Posts
    7,263
    Both ASpack and UPX use techniques like IAT obfuscation and anti-debugging mechanisms which have absolutely nothing to do with compressing your executable, and everything to do with making the packer itself more difficult to reverse engineer. The packers are designed this way because the people making the packers know damn well who uses them and what they need.

    This is an arms race. On the other side, we have continuous advances in automated unpacking, such as W-X tracing. In turn, the packers invent more elaborate techniques to annoy the auto-unpackers, such as VM multi-mapping. You're kidding yourself if you think any of this has to do with providing the simple service of compressing executable files.

    Yeah, I work in this space.
    Code:
    //try
    //{
    	if (a) do { f( b); } while(1);
    	else   do { f(!b); } while(1);
    //}

  13. #13
    Master Apprentice phantomotap's Avatar
    Join Date
    Jan 2008
    Posts
    4,370
    Yeah, I work in this space.
    I don't care, but if true you should know better.

    Saying "About 99.999% of packed binaries are malicious." is "FUD". There is no argument to made for your statements.

    Look at this thread as an example; we have someone who clearly isn't all that savvy talking about how his virus control software flagged his own code as a virus. Is he going to continue to trust that software? Maybe. It will cause problems.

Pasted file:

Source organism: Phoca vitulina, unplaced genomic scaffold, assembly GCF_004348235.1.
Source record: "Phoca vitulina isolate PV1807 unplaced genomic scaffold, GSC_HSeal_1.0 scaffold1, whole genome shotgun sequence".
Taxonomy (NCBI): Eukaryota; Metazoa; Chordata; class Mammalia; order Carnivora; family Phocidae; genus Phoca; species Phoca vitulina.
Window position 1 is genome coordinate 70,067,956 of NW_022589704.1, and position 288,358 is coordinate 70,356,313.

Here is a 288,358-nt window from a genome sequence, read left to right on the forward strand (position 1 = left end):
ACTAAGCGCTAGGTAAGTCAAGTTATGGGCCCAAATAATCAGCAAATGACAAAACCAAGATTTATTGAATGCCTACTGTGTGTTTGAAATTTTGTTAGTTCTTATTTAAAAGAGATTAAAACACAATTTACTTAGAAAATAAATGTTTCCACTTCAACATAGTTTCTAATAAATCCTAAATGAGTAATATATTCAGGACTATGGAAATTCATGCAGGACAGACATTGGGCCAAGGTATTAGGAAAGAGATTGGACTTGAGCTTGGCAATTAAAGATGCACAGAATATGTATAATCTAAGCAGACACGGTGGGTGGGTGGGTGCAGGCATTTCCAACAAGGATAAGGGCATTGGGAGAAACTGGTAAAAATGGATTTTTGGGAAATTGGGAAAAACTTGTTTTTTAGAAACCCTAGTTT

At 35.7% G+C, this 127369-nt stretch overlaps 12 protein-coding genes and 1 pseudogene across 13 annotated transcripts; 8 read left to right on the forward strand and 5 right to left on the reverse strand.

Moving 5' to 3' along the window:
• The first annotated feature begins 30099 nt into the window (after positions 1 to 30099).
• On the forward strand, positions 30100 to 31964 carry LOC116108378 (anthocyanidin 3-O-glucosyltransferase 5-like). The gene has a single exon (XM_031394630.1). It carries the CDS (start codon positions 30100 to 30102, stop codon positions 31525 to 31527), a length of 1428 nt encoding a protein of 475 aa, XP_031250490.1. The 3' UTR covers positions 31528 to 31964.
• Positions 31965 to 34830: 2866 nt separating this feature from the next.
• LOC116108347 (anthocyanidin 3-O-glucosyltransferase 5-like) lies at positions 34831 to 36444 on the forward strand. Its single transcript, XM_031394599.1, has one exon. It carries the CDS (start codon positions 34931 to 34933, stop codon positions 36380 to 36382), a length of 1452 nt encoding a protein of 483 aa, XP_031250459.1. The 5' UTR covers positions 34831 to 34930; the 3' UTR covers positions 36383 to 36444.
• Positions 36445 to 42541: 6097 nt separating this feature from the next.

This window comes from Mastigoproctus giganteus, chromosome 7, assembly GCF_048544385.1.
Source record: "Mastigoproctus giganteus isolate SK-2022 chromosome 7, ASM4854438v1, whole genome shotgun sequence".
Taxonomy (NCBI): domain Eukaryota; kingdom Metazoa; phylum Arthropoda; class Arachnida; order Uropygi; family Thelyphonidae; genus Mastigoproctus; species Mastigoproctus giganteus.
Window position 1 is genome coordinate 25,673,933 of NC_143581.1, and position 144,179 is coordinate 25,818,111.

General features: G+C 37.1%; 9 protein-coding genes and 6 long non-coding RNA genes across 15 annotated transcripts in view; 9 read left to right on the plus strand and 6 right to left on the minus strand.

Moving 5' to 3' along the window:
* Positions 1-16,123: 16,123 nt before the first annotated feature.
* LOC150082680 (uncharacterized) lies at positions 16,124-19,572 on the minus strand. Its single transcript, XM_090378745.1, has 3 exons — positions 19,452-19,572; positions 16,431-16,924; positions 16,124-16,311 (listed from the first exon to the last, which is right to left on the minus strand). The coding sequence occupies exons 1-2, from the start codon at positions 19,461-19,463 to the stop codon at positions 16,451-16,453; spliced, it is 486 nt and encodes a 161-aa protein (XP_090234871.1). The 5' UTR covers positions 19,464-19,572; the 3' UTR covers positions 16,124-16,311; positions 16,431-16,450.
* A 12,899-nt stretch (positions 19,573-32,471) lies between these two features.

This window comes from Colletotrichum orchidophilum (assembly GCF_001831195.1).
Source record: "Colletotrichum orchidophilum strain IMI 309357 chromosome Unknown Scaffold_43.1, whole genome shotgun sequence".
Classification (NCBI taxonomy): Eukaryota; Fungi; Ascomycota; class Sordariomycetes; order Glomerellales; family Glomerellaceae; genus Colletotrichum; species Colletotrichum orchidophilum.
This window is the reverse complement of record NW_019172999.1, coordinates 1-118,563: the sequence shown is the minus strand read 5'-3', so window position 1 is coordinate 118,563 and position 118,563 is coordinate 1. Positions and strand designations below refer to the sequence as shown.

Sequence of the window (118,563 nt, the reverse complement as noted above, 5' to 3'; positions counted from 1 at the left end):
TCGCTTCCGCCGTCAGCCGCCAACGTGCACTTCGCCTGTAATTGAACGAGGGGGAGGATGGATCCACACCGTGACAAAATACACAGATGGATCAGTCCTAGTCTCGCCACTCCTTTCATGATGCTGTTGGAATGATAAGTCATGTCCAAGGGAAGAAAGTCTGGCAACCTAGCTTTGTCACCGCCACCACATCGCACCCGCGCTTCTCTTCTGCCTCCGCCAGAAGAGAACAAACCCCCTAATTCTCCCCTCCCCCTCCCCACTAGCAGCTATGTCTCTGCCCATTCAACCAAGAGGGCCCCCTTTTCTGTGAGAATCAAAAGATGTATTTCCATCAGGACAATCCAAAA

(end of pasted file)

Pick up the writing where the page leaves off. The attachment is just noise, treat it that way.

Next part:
I've gotten tons of "tickets" because some code I wrote was flagged as a virus. Why? Because it was game and I didn't want people cheating. I used the many of those same techniques to protect the binary copy on disc. Some people stopped trusting me because of the virus control software did not do its job. Other people stopped trusting the virus control software which resulted in infections.

    I'm all for warning people about the realities of the many, many jerks who want to cause harm. Spreading "FUD" about malicious code works for those jerks. You want to work against them don't spread "FUD"; it sends absolutely the wrong message in every conceivable way.

    [Edit]
    *shrug*

    Actually, you know what? Everything you said only serves to prove my point.

    You say it is an arms race? Okay. Then I have to ask, how much better could my advice of "Get new software if your current virus control software can't do its job." be?
    [/Edit]

    Soma
    Last edited by phantomotap; 04-27-2012 at 10:16 PM.

  14. #14
    the hat of redundancy hat nvoigt's Avatar
    Join Date
    Aug 2001
    Location
    Hannover, Germany
    Posts
    3,139
    i compile my c++ program it was 700KB and i want it smaller not more than 400KB